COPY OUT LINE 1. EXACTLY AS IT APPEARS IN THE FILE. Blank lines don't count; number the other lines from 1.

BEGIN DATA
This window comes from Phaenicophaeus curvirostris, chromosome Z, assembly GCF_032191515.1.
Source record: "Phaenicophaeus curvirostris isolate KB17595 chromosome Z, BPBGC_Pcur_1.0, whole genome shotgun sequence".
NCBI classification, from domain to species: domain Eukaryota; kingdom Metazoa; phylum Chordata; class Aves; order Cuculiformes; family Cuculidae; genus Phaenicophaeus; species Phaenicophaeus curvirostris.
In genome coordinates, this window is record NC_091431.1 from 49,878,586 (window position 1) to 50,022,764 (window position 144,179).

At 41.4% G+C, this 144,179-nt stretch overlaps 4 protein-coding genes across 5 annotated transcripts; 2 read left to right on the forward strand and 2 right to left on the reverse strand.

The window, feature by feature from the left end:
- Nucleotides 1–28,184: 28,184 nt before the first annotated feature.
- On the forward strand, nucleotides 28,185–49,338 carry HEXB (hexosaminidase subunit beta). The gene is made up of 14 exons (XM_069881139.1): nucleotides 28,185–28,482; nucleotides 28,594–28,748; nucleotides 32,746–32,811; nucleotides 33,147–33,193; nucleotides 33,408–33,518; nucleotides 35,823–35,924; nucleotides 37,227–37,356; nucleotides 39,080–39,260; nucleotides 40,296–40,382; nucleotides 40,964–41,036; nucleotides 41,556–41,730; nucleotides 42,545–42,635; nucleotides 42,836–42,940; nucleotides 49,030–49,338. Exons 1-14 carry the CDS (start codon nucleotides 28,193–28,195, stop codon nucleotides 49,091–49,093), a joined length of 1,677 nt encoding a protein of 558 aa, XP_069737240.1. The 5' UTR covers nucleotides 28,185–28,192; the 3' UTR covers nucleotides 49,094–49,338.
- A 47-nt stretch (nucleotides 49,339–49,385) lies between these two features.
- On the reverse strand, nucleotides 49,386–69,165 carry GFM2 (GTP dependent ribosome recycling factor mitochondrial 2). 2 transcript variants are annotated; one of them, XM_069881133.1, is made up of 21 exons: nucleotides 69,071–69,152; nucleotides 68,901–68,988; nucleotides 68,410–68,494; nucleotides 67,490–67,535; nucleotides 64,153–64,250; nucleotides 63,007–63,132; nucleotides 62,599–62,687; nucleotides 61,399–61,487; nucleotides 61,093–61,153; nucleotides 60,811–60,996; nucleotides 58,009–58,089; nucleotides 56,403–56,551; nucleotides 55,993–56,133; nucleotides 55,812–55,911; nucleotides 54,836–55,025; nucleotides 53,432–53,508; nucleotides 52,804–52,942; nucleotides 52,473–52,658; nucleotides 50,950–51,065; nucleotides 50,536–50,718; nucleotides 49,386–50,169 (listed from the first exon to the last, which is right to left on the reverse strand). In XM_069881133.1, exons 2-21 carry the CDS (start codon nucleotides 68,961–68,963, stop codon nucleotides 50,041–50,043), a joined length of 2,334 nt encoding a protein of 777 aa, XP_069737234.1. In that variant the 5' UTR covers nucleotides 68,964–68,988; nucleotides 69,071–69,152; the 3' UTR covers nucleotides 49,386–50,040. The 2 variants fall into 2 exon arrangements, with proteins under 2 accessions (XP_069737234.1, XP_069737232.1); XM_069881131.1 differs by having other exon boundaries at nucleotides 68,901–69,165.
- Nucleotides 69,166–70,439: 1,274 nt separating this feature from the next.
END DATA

This window comes from Phaenicophaeus curvirostris, chromosome Z, assembly GCF_032191515.1.